Over the years working in LAN networking there are several situations that dictate a host/server have multiple IP addresses on the same or different, physical or logical, devices. For instance, connecting to a private management-only network/vlan, offering connectivity to a inside network on a private NIC, etc etc.
This scenario often causes two somewhat annoying behaviours:
1) the return traffic often is sourced from the “primary” IP address of the host/server, most often the one that is on the subnet associated with the default gateway
2) a surprising number of alleged “network administrators” seem to think having multiple gateways (one for each IP address of course ) is a good idea. Well, over the years I have come across this situation and, in every case, this has obviously NEVER WORKED.
Situation #2 can only be fixed by not mind numbingly entering multiple gateways without restraint. As for situation #1, RedHat/CentOS and derivatives support via iproute2 the ability to make traffic rules, ensuring that IP traffic is sourced by a particular IP in cases you can define. Great! Multiple NIC or logical interface routing on Linux is possible! (and yes, it involves having multiple gateways, but not stupidly and blindly adding them in the routing table….)
It is very simple to implement and involves the steps below. As an example, lets assume we created a management VLAN (VLAN4) and want to add an logical interface on a server in that VLAN to access it internally. We will be using 10.0.10.0/28 as an inside network.
Step 1: Create a VLAN interface
This creates the necessary interface on VLAN4 from primary physical interface eth0:
DEVICE=eth0.4 BOOTPROTO=static ONBOOT=yes TYPE=Ethernet IPV6INIT=no IPADDR=10.0.10.2 NETMASK=255.255.255.240 NETWORK=10.0.10.0 VLAN=yes
Step 2: Create a iproute2 table for that management network
Edit /etc/iproute2/rt_tables to add a new entry and give it a arbitrary (unused 😉 ) name:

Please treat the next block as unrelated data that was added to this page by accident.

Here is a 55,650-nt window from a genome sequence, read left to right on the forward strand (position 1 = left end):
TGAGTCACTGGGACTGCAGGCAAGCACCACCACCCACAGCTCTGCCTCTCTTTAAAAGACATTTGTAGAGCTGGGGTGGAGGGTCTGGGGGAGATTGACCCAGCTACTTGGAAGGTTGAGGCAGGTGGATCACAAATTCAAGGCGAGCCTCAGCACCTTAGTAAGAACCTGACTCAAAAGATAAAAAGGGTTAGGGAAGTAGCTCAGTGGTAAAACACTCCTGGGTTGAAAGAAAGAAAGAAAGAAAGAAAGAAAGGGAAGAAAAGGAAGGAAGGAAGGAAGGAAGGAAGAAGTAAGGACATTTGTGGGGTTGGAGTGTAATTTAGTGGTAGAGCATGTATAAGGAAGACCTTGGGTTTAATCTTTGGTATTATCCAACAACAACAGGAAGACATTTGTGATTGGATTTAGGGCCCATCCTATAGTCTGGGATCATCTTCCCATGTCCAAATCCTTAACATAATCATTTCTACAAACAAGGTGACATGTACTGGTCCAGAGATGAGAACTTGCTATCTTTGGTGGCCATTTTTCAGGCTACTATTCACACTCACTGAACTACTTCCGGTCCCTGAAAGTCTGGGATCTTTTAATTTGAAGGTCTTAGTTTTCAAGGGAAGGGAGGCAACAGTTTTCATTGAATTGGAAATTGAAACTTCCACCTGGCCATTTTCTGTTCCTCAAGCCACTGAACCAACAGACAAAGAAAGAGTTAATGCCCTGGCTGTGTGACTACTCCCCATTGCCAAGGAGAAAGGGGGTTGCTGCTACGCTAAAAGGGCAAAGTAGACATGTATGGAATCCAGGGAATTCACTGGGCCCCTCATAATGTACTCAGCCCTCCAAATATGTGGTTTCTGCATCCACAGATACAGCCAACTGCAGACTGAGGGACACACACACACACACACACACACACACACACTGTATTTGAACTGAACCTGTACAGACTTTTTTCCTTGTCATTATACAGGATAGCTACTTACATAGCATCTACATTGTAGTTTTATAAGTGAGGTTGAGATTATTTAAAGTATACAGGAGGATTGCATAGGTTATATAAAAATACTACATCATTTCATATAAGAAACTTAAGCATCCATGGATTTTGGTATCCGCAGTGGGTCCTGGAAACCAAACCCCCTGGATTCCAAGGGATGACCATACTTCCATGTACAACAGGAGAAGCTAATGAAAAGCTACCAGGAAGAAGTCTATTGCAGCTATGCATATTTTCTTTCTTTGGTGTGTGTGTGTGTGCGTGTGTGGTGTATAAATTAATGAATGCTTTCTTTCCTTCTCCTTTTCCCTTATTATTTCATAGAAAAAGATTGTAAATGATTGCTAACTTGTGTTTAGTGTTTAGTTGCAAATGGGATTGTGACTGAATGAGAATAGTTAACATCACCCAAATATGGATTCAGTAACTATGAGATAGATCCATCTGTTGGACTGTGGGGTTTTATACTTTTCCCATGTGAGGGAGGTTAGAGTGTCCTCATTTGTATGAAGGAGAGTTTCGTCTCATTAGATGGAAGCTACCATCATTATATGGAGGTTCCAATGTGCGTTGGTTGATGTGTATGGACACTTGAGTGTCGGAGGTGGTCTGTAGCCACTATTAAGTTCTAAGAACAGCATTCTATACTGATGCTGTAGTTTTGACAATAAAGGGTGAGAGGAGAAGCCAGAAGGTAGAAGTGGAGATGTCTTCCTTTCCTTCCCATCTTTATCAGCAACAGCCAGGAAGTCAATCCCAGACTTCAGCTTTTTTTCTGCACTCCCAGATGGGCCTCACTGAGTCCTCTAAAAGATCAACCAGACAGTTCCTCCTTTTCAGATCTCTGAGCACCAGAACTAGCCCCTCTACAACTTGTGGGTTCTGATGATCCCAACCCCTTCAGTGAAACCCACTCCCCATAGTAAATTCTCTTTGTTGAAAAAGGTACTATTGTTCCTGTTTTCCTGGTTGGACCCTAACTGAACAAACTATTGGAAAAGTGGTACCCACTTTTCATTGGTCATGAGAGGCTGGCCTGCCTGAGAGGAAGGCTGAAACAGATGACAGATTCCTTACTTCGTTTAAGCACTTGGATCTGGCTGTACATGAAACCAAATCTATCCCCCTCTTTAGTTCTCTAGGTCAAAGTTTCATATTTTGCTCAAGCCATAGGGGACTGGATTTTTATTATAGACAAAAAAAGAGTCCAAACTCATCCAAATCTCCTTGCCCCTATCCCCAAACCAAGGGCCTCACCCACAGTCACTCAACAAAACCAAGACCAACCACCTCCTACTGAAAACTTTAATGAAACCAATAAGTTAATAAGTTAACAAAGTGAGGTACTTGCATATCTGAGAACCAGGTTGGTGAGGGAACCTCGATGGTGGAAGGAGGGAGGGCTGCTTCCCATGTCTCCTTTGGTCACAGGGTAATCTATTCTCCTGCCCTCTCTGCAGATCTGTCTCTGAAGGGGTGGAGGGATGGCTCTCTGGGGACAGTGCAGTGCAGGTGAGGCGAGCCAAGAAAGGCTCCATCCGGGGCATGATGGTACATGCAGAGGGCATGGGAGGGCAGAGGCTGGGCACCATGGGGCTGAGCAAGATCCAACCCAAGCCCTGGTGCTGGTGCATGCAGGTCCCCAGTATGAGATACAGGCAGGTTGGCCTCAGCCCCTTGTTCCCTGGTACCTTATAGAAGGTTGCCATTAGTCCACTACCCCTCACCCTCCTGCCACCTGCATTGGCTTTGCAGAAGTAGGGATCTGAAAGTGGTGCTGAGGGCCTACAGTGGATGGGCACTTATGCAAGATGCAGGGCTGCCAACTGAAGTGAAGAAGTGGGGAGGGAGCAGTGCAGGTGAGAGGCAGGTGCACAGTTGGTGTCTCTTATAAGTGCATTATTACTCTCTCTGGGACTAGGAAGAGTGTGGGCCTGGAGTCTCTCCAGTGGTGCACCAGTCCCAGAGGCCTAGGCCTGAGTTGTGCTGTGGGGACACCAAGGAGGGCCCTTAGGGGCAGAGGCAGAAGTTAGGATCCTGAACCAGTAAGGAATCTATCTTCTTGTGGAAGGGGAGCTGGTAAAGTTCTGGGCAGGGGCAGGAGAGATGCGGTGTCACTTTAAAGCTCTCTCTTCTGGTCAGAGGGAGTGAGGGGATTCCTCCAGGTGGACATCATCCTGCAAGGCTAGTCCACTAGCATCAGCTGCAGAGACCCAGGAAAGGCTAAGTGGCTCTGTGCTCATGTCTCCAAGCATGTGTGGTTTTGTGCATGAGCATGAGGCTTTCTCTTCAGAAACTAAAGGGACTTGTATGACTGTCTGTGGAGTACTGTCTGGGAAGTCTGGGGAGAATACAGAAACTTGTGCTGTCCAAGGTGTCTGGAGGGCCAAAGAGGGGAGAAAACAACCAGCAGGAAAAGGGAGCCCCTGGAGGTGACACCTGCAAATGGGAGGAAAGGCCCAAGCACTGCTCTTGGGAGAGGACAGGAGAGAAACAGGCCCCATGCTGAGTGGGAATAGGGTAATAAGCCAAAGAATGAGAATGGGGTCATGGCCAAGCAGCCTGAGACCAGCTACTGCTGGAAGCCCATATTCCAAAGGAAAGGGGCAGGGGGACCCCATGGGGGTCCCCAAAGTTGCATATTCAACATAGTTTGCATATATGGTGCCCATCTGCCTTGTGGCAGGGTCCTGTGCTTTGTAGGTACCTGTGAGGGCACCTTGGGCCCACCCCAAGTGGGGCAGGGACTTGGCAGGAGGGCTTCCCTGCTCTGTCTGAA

# # reserved values # 255 local 254 main 253 default 0 unspec # # local # #1 inr.ruhep 200 MGMT
Note that between 200 and MGMT is a tab character.
Step 3: Create a default route for that network
default table MGMT via 10.0.10.1
this creates a default route for the MGMT/10.0.10.0/28 network to 10.0.10.1 which is your inside routing intelligence.
Step 4: Create routing rule for 10.0.10.2
To ensure that traffic received on 10.0.10.2 is utilizing the MGMT network only as a source address, a rule must be defined to enable this:
from 10.0.10.2 table MGMT
and thats it! restart your network:
Using iproute2 commands, we can check that what we did works (as well as using wireshark 😉 )
[root@server network-scripts]# ip rule show 0: from all lookup local 32765: from 10.0.10.2 lookup MGMT 32766: from all lookup main 32767: from all lookup default
[root@server network-scripts]# ip route show 10.0.10.0/28 dev eth0.4 proto kernel scope link src 10.0.10.2 18.104.22.168/25 dev eth0 proto kernel scope link src 22.214.171.124 169.254.0.0/16 dev eth0 scope link metric 1002 169.254.0.0/16 dev eth0.4 scope link metric 1006 default via 126.96.36.199 dev eth0
Note: this also would work with a second physical interface, for instance to utilize a second NIC card instead of a VLAN logical interface, substitute all use of eth0.4 for eth1.